Perl publishing and attracting new developers

gvim gvimrc at
Wed Sep 18 15:22:06 BST 2013

On 18/09/2013 14:59, Joel Bernstein wrote:
> Again, I seriously wonder if you're trolling

Wikipedia defines trolling as:

"a person who sows discord on the Internet by starting arguments or 
upsetting people, by posting inflammatory, extraneous, or off-topic 
messages in an online community (such as a forum, chat room, or blog), 
either accidentally or with the deliberate intent of provoking readers 
into an emotional response or of otherwise disrupting normal on-topic 

- Sowing discord: not guilty
- Starting arguments: not guilty
- Upsetting people: not guilty
- Inflammatory: not guilty
- Extraneous: not guilty
- Off-topic: not guilty
- Intent of provoking an emotional response: not guilty
- Disrupting on-topic discussion: not guilty

> difficult concept: where do you think books come from? Without people
> proposing them, they don't get written. If you want more books, have you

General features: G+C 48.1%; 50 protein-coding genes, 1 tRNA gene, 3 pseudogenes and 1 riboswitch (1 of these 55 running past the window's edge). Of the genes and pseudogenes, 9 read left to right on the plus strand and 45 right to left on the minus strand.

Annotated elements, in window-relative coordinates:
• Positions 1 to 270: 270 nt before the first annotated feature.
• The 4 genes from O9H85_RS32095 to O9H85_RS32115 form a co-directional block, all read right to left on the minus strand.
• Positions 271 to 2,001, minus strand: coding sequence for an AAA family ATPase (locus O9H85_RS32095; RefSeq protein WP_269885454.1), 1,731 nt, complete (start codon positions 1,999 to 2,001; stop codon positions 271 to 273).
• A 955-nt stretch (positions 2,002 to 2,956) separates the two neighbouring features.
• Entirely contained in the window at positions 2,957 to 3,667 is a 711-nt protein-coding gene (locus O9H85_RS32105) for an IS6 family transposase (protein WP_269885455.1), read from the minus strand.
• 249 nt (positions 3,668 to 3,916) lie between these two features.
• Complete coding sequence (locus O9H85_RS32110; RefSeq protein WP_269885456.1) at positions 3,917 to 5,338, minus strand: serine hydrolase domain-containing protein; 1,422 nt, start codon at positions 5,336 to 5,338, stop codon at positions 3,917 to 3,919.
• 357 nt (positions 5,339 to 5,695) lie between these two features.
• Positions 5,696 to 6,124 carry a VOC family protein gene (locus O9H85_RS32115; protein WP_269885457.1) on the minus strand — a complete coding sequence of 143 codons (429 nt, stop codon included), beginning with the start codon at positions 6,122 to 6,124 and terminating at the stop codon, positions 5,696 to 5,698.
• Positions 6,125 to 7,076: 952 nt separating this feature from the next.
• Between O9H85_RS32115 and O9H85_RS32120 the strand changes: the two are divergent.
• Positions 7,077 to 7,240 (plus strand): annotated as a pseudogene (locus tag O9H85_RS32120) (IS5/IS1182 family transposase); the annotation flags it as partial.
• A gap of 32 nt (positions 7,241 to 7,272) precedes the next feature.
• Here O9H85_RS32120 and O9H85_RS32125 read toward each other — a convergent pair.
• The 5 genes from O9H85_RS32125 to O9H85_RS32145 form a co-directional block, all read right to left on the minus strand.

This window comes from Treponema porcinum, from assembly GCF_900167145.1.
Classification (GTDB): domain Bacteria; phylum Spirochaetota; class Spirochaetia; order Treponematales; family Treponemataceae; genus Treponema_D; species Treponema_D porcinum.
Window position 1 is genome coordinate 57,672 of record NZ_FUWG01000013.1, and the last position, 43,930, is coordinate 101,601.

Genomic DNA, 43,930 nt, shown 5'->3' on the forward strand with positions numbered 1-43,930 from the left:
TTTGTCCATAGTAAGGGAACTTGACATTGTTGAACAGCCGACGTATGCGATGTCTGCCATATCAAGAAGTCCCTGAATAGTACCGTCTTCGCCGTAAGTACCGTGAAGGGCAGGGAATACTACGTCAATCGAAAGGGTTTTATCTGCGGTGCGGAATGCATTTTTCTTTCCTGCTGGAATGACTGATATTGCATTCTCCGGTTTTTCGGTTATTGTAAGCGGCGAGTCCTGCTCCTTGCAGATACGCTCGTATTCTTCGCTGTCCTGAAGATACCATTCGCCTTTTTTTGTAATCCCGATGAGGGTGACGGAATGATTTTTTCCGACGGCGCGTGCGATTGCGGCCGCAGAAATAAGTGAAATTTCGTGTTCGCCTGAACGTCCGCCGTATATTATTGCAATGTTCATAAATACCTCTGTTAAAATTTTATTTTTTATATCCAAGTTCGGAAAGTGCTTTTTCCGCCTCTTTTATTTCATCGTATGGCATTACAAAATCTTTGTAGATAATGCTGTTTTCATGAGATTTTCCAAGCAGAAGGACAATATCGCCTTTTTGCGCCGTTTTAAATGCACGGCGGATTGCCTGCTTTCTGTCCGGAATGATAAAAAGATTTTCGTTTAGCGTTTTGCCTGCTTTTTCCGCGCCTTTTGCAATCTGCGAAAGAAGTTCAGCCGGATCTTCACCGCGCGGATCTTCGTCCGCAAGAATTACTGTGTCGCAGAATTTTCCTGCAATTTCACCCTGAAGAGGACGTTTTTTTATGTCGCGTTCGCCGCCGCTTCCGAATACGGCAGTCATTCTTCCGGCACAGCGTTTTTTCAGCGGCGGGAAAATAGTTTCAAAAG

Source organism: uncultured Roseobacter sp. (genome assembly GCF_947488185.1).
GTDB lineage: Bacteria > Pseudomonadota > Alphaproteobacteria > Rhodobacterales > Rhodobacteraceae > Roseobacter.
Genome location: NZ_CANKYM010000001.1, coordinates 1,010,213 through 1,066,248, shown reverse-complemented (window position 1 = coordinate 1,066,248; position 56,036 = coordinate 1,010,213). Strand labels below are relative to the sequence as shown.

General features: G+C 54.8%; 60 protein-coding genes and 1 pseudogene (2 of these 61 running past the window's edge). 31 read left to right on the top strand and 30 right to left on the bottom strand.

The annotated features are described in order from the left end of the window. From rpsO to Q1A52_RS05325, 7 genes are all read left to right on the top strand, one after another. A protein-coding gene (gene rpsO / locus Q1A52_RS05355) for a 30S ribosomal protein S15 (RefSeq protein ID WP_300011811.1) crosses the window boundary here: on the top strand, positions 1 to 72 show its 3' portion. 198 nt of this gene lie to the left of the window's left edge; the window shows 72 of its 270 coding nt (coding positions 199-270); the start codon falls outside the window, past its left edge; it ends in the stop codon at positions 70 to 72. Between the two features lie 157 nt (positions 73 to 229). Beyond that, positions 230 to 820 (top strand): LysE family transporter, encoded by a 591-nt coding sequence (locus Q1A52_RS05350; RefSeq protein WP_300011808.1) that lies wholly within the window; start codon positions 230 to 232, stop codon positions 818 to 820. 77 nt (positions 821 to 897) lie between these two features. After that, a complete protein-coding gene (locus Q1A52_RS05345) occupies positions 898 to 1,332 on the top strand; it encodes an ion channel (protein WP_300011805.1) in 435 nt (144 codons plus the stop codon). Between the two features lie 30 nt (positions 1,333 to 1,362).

> considered writing one? Someone has to. I'll expand on this below.

My question was about what others perceive to be the reasons for the 
dearth of Perl books and the lack of range in subject matter compared 
with the proliferation of new titles in the Ruby and Python communities. 
I have already commented on my qualification for writing a book on Perl.

> As far as I can tell from talking to authors and publishers, the amount of
> work a book requires (and do note that e.g. Packt have released books which
> had skimped on the required work and as such read like bad first drafts
> rather than finished titles) is not adequately compensated by the author's
> cut of the sales that even a popular Perl title manages. This is the major
> reason why publishers aren't queueing up to produce more books.
> Additionally many of the key titles were written years ago and haven't
> required updating. So the chances of a Perl book selling well are small. At

Really? Perl Cookbook, for example, is badly in need of an update as is 
Object-Oriented Perl now that we have Moose.

> the very least you need an author prepared to make no money and give up
> significant time to produce the content, and a publisher prepared to devote
> editing/typesetting/etc time to producing a book that will generate little
> to no profit. Basically it's a small market that requires anybody who wants
> to enter it to give up a profit motive or any reasonable price on their
> free time.

These considerations also apply to Ruby and Python authors but it hasn't 
stopped them pumping them out by the barrel-load.


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